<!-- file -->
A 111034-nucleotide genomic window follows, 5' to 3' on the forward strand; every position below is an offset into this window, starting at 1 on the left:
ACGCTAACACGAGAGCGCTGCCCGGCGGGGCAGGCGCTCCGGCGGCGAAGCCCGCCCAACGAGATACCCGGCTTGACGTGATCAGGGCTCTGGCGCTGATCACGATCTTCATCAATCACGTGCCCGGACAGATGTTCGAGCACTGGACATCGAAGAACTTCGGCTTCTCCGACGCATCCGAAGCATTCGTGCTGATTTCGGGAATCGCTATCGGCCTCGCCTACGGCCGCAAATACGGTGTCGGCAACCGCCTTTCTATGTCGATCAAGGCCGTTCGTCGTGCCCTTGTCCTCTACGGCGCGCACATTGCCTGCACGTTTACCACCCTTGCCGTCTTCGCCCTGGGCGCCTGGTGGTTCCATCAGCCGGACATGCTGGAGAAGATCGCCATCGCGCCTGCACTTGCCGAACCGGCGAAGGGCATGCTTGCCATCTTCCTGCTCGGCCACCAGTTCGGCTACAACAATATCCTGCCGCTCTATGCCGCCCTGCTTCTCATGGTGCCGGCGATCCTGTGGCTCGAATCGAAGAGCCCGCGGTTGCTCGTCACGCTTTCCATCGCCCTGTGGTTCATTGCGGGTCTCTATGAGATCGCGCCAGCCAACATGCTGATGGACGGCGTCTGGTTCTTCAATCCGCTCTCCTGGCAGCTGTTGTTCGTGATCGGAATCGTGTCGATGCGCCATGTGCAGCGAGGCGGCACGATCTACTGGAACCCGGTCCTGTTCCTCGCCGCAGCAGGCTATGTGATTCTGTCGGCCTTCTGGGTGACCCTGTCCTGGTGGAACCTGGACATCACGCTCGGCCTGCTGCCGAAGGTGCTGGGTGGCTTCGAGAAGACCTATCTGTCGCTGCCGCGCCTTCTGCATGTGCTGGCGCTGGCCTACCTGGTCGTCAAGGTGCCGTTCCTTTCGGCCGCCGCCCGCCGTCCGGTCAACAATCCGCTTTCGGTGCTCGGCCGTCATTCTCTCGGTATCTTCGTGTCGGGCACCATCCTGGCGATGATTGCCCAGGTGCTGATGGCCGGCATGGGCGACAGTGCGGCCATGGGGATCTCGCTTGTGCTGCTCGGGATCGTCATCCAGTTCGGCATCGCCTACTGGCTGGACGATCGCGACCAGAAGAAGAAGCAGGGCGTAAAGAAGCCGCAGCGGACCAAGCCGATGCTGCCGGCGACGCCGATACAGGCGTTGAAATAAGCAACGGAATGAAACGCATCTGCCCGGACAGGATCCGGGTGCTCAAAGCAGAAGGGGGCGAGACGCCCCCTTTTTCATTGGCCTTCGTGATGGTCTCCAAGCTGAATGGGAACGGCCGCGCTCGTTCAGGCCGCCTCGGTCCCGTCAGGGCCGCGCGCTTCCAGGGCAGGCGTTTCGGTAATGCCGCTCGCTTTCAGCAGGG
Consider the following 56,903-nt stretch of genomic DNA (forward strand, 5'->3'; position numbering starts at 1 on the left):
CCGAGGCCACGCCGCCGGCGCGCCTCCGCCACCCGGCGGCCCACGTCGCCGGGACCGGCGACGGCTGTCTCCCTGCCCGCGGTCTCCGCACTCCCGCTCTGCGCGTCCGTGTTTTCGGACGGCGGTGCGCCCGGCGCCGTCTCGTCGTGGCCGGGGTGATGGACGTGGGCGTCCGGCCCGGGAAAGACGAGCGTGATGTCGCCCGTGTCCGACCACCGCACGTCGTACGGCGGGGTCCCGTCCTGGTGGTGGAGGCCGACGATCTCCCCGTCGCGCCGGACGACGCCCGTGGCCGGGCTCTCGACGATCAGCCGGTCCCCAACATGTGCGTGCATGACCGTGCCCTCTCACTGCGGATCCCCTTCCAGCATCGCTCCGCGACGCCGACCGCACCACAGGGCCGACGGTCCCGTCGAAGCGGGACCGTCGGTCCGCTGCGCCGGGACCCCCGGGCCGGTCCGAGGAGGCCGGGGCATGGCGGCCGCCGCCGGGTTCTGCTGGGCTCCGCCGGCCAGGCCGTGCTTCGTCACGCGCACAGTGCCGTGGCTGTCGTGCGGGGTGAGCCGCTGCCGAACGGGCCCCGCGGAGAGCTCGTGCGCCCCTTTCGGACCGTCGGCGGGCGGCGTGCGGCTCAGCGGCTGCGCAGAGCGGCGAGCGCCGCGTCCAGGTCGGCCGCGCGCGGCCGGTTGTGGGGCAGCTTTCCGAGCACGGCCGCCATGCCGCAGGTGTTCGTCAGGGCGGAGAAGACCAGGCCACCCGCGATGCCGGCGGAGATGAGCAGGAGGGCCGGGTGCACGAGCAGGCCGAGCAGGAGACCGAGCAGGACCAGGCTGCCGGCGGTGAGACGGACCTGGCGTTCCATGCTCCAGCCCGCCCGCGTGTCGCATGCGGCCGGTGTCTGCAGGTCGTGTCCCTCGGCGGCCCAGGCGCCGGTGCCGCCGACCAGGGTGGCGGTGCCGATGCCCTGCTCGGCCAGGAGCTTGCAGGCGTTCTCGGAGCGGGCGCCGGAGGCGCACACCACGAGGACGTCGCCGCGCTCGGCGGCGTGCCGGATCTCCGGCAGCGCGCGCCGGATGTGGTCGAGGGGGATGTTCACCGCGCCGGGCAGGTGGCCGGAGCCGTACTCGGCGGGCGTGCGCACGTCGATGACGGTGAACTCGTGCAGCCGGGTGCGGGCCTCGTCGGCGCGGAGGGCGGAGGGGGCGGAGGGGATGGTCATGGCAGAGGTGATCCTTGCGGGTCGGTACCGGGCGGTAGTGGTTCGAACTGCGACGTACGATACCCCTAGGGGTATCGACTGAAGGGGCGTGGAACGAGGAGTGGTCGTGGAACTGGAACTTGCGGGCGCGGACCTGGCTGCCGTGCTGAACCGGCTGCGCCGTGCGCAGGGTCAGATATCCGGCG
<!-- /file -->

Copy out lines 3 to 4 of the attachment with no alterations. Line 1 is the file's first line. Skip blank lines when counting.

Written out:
Consider the following 56,903-nt stretch of genomic DNA (forward strand, 5'->3'; position numbering starts at 1 on the left):
CCGAGGCCACGCCGCCGGCGCGCCTCCGCCACCCGGCGGCCCACGTCGCCGGGACCGGCGACGGCTGTCTCCCTGCCCGCGGTCTCCGCACTCCCGCTCTGCGCGTCCGTGTTTTCGGACGGCGGTGCGCCCGGCGCCGTCTCGTCGTGGCCGGGGTGATGGACGTGGGCGTCCGGCCCGGGAAAGACGAGCGTGATGTCGCCCGTGTCCGACCACCGCACGTCGTACGGCGGGGTCCCGTCCTGGTGGTGGAGGCCGACGATCTCCCCGTCGCGCCGGACGACGCCCGTGGCCGGGCTCTCGACGATCAGCCGGTCCCCAACATGTGCGTGCATGACCGTGCCCTCTCACTGCGGATCCCCTTCCAGCATCGCTCCGCGACGCCGACCGCACCACAGGGCCGACGGTCCCGTCGAAGCGGGACCGTCGGTCCGCTGCGCCGGGACCCCCGGGCCGGTCCGAGGAGGCCGGGGCATGGCGGCCGCCGCCGGGTTCTGCTGGGCTCCGCCGGCCAGGCCGTGCTTCGTCACGCGCACAGTGCCGTGGCTGTCGTGCGGGGTGAGCCGCTGCCGAACGGGCCCCGCGGAGAGCTCGTGCGCCCCTTTCGGACCGTCGGCGGGCGGCGTGCGGCTCAGCGGCTGCGCAGAGCGGCGAGCGCCGCGTCCAGGTCGGCCGCGCGCGGCCGGTTGTGGGGCAGCTTTCCGAGCACGGCCGCCATGCCGCAGGTGTTCGTCAGGGCGGAGAAGACCAGGCCACCCGCGATGCCGGCGGAGATGAGCAGGAGGGCCGGGTGCACGAGCAGGCCGAGCAGGAGACCGAGCAGGACCAGGCTGCCGGCGGTGAGACGGACCTGGCGTTCCATGCTCCAGCCCGCCCGCGTGTCGCATGCGGCCGGTGTCTGCAGGTCGTGTCCCTCGGCGGCCCAGGCGCCGGTGCCGCCGACCAGGGTGGCGGTGCCGATGCCCTGCTCGGCCAGGAGCTTGCAGGCGTTCTCGGAGCGGGCGCCGGAGGCGCACACCACGAGGACGTCGCCGCGCTCGGCGGCGTGCCGGATCTCCGGCAGCGCGCGCCGGATGTGGTCGAGGGGGATGTTCACCGCGCCGGGCAGGTGGCCGGAGCCGTACTCGGCGGGCGTGCGCACGTCGATGACGGTGAACTCGTGCAGCCGGGTGCGGGCCTCGTCGGCGCGGAGGGCGGAGGGGGCGGAGGGGATGGTCATGGCAGAGGTGATCCTTGCGGGTCGGTACCGGGCGGTAGTGGTTCGAACTGCGACGTACGATACCCCTAGGGGTATCGACTGAAGGGGCGTGGAACGAGGAGTGGTCGTGGAACTGGAACTTGCGGGCGCGGACCTGGCTGCCGTGCTGAACCGGCTGCGCCGTGCGCAGGGTCAGATATCCGGCG